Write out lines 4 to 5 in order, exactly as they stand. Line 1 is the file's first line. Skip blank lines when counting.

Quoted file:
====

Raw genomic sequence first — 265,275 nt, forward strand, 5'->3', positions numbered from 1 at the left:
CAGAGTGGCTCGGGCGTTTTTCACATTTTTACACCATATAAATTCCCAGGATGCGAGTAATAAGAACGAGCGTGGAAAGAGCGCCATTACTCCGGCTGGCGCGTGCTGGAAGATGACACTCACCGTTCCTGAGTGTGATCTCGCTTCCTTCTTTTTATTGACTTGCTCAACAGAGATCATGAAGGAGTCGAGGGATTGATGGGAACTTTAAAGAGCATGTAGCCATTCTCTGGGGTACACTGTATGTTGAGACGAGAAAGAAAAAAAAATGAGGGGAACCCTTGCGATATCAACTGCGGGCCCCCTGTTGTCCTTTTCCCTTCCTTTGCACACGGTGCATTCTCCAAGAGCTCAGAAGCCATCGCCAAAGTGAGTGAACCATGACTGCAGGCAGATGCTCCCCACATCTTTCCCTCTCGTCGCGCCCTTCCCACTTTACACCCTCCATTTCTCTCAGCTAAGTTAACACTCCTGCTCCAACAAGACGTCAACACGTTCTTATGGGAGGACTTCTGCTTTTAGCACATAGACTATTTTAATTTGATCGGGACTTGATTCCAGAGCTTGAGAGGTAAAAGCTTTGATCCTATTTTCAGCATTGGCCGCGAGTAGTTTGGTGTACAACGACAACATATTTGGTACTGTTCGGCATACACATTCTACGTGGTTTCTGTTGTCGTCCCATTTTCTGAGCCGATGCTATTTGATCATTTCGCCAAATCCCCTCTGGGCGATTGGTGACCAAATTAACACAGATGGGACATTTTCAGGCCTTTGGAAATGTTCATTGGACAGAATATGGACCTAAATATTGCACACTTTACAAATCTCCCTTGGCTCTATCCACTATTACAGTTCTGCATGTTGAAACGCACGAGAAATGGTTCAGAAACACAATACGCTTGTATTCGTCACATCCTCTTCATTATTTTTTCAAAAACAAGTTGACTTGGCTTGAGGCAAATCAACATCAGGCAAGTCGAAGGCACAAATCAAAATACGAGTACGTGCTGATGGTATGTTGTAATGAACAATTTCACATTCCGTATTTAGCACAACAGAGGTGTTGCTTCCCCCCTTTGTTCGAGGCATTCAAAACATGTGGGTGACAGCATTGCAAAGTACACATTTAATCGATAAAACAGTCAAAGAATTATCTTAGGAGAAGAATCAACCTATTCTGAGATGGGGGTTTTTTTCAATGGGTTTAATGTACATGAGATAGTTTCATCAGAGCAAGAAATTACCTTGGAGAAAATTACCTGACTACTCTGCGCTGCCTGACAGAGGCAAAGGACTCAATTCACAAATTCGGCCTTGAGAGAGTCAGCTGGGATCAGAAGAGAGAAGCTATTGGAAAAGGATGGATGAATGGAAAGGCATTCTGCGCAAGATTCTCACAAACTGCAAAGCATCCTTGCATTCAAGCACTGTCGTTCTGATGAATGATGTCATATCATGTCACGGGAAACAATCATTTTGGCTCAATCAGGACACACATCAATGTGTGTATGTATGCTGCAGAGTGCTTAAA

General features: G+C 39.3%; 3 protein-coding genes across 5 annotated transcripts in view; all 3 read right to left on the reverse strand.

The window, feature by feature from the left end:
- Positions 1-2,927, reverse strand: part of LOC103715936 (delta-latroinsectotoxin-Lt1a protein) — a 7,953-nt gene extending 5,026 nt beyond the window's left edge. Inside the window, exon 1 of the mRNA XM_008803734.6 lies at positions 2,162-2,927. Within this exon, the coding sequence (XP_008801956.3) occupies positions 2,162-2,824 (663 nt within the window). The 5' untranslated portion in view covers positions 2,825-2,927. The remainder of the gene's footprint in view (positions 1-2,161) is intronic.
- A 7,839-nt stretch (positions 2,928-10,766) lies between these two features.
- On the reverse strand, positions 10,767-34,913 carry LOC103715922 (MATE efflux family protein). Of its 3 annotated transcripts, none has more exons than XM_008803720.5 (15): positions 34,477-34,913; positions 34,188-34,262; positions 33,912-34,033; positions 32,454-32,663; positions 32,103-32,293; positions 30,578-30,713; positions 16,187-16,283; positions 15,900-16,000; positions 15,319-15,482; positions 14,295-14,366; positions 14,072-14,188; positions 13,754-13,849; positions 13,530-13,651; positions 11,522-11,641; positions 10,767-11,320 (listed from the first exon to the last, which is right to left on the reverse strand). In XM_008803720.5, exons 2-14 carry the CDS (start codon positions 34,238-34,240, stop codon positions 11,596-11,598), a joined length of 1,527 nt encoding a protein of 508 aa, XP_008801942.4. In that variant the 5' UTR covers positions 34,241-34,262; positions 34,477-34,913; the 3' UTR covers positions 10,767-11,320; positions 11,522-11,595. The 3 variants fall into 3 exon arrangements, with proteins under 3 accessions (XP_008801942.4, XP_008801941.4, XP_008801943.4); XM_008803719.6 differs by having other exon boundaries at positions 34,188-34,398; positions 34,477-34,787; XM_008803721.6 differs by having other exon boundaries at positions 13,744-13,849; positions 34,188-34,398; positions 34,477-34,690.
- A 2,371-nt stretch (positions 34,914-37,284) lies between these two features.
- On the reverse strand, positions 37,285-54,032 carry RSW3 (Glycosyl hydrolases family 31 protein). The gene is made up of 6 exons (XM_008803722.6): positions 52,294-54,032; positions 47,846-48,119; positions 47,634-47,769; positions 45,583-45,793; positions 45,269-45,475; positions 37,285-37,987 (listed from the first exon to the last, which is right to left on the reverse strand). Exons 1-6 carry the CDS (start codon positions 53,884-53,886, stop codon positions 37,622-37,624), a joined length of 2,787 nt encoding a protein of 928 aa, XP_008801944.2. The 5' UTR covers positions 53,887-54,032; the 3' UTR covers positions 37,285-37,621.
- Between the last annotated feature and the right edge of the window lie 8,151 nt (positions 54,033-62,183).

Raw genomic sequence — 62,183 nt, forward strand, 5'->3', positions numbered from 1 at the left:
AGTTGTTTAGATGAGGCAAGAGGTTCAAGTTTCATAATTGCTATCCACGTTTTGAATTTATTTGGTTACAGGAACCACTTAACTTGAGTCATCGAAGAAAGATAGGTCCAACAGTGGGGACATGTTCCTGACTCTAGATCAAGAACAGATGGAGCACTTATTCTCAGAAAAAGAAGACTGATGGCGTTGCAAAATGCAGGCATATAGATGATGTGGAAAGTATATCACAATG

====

The window, feature by feature from the left end:
- Positions 1-2,927, reverse strand: part of LOC103715936 (delta-latroinsectotoxin-Lt1a protein) — a 7,953-nt gene extending 5,026 nt beyond the window's left edge. Inside the window, exon 1 of the mRNA XM_008803734.6 lies at positions 2,162-2,927. Within this exon, the coding sequence (XP_008801956.3) occupies positions 2,162-2,824 (663 nt within the window). The 5' untranslated portion in view covers positions 2,825-2,927. The remainder of the gene's footprint in view (positions 1-2,161) is intronic.